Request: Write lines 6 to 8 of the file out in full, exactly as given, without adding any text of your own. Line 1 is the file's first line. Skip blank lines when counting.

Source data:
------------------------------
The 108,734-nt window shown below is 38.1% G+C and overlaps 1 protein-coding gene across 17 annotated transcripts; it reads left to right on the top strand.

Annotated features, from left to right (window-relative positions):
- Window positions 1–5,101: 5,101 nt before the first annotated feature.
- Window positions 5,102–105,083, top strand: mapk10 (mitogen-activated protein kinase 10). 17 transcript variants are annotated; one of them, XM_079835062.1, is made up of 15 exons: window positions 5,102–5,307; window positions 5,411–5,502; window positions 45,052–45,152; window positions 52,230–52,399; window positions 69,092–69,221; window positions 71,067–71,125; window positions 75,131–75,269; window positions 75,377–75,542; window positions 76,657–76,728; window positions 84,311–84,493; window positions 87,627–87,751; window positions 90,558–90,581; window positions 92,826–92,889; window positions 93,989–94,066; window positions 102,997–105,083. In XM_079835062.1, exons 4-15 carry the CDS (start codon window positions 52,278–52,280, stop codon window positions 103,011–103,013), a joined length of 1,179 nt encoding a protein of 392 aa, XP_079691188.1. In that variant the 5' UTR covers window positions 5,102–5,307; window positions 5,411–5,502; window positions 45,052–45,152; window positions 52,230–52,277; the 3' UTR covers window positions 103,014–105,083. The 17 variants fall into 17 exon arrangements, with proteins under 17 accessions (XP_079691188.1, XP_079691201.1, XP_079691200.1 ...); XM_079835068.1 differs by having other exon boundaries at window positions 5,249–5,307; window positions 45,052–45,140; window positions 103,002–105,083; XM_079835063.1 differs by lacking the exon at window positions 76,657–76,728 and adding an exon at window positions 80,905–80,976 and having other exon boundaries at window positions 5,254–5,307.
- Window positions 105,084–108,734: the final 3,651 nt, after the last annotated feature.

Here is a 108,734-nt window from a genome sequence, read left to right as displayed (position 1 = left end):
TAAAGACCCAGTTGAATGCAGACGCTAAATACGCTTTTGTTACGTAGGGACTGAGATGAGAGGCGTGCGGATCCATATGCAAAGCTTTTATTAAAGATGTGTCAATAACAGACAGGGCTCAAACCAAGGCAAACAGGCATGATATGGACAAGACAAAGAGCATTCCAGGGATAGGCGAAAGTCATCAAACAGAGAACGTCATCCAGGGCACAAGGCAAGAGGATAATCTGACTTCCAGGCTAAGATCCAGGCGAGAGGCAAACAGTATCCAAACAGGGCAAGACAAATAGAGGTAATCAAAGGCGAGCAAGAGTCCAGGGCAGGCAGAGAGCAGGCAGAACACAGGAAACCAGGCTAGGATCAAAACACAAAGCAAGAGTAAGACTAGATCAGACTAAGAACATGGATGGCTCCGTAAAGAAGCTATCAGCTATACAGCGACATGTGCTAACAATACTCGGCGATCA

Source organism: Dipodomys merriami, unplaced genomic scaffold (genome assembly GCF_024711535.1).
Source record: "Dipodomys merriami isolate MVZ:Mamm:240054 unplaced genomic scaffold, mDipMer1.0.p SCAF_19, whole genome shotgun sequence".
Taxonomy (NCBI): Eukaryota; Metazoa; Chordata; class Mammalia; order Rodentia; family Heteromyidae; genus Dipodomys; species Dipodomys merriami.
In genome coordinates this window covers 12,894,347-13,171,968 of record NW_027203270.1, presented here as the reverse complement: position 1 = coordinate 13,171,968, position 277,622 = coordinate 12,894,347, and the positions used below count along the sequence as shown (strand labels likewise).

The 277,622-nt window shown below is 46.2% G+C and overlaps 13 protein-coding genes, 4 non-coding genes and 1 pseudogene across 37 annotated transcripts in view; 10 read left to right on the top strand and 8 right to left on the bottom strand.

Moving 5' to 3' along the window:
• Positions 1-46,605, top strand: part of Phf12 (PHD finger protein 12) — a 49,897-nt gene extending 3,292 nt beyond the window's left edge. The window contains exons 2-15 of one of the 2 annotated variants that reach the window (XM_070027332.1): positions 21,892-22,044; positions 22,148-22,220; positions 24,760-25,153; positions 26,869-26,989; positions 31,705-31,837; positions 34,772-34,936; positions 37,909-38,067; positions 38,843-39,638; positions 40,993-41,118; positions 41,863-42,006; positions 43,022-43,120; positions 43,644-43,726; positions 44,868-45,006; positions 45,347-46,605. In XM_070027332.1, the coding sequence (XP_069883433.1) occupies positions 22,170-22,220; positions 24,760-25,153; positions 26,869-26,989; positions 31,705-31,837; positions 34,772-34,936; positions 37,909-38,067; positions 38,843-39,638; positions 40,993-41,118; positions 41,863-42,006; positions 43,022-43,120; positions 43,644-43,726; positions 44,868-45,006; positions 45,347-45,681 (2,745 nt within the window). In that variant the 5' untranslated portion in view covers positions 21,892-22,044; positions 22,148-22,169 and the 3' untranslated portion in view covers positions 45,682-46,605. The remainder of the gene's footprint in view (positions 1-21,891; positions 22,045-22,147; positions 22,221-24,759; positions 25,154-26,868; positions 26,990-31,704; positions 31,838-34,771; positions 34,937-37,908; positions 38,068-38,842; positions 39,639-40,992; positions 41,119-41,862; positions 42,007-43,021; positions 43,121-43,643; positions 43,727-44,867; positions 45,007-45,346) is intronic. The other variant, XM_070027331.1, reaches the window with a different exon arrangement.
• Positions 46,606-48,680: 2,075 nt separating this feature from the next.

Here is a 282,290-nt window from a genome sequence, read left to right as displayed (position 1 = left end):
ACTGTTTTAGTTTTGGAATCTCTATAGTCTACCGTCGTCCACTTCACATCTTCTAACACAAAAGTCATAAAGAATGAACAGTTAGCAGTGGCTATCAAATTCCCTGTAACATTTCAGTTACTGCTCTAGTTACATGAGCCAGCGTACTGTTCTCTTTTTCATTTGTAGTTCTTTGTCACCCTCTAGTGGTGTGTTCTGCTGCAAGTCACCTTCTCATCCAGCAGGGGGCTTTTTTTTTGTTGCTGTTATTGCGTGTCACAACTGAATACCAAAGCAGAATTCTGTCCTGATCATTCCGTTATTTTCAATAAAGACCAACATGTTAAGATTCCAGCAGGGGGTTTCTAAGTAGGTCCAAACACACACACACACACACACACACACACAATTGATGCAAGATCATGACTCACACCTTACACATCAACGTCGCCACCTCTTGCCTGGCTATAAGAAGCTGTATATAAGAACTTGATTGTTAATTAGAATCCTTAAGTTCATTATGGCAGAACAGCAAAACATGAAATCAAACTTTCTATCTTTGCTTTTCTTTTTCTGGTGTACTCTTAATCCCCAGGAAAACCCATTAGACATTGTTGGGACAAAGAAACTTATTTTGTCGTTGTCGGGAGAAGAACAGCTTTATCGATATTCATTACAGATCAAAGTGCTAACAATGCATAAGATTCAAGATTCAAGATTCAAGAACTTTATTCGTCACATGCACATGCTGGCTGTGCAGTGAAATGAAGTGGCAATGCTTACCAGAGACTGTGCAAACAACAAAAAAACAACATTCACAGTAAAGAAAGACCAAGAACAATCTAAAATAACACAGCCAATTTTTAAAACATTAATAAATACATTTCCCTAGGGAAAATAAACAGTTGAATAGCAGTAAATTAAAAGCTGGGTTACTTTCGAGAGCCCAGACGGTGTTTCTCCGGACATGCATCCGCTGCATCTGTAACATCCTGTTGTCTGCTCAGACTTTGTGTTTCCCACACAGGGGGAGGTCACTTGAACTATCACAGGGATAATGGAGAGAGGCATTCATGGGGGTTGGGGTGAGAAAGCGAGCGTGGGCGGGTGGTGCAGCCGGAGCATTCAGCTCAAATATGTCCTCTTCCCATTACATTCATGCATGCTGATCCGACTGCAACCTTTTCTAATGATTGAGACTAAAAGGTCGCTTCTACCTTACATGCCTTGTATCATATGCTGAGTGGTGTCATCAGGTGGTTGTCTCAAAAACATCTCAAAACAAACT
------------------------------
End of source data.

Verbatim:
Here is a 108,734-nt window from a genome sequence, read left to right as displayed (position 1 = left end):
TAAAGACCCAGTTGAATGCAGACGCTAAATACGCTTTTGTTACGTAGGGACTGAGATGAGAGGCGTGCGGATCCATATGCAAAGCTTTTATTAAAGATGTGTCAATAACAGACAGGGCTCAAACCAAGGCAAACAGGCATGATATGGACAAGACAAAGAGCATTCCAGGGATAGGCGAAAGTCATCAAACAGAGAACGTCATCCAGGGCACAAGGCAAGAGGATAATCTGACTTCCAGGCTAAGATCCAGGCGAGAGGCAAACAGTATCCAAACAGGGCAAGACAAATAGAGGTAATCAAAGGCGAGCAAGAGTCCAGGGCAGGCAGAGAGCAGGCAGAACACAGGAAACCAGGCTAGGATCAAAACACAAAGCAAGAGTAAGACTAGATCAGACTAAGAACATGGATGGCTCCGTAAAGAAGCTATCAGCTATACAGCGACATGTGCTAACAATACTCGGCGATCA

Source organism: Dipodomys merriami, unplaced genomic scaffold (genome assembly GCF_024711535.1).